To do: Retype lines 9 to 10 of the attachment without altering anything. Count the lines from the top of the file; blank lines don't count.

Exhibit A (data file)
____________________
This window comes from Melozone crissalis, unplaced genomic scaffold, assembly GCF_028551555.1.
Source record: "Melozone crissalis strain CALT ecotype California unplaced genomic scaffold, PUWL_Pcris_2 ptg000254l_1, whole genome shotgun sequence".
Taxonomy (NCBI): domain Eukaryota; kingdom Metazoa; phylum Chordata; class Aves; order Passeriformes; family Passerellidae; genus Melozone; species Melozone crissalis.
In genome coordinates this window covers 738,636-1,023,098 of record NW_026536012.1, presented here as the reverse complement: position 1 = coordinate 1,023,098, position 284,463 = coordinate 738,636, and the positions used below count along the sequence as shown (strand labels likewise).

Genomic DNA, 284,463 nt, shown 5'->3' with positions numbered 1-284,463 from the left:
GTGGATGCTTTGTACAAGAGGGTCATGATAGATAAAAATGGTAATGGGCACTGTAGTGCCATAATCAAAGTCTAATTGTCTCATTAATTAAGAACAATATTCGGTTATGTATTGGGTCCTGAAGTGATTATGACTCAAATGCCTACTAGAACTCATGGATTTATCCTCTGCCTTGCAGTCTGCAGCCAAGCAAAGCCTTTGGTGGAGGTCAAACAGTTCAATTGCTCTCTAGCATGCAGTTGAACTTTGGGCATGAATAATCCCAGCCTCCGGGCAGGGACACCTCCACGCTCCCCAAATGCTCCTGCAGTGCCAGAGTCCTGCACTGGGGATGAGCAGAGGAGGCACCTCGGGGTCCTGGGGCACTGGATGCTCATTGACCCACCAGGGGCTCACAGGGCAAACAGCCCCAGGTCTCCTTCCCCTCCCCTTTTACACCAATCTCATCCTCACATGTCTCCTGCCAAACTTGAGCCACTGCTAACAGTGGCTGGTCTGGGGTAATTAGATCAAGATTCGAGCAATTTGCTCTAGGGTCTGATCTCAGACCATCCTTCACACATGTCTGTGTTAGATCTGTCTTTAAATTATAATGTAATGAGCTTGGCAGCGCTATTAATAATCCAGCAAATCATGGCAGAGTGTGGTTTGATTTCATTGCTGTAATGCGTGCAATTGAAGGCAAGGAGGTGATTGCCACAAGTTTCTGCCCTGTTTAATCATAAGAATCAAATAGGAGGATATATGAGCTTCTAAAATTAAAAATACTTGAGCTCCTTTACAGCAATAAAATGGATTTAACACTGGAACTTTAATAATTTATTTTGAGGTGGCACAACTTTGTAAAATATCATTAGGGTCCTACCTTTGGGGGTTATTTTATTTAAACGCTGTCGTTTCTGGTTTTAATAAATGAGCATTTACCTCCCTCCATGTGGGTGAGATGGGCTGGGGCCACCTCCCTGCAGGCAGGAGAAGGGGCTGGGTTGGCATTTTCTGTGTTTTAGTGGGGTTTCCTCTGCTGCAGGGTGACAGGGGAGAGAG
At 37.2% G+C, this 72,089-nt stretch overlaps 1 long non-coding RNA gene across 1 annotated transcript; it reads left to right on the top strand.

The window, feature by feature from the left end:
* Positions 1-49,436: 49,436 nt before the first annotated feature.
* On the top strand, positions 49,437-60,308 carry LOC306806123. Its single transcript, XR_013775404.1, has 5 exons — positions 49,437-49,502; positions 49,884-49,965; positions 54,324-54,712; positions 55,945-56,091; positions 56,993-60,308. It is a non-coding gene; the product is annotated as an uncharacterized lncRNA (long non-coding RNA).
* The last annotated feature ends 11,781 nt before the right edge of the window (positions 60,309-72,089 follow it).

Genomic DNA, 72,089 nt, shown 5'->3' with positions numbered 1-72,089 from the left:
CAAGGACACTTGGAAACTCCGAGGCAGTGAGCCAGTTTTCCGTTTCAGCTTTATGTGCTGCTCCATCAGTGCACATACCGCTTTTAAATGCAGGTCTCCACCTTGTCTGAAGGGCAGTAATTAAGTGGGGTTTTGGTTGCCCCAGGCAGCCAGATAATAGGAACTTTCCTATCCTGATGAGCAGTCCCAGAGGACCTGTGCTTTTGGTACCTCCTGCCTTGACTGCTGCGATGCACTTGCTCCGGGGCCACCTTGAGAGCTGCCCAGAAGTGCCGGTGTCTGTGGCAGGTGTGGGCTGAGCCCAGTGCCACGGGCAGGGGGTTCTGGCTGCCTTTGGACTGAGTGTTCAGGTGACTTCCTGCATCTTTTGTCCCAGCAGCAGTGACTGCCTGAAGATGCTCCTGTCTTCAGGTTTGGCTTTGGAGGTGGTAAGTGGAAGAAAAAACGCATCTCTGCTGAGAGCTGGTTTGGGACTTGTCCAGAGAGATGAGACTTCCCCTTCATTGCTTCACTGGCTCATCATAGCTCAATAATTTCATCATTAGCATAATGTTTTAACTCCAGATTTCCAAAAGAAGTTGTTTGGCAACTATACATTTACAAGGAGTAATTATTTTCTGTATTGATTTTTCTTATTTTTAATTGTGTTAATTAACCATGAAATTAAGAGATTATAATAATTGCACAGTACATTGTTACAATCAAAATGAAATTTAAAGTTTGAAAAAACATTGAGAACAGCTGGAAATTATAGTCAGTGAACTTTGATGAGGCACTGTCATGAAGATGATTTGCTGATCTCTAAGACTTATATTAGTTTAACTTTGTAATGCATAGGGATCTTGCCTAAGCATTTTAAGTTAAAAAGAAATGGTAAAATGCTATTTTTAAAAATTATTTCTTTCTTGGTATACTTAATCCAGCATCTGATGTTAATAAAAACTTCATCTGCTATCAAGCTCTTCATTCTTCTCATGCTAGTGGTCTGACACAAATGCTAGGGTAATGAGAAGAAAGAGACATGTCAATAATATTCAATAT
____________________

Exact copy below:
* Positions 1-49,436: 49,436 nt before the first annotated feature.
* On the top strand, positions 49,437-60,308 carry LOC306806123. Its single transcript, XR_013775404.1, has 5 exons — positions 49,437-49,502; positions 49,884-49,965; positions 54,324-54,712; positions 55,945-56,091; positions 56,993-60,308. It is a non-coding gene; the product is annotated as an uncharacterized lncRNA (long non-coding RNA).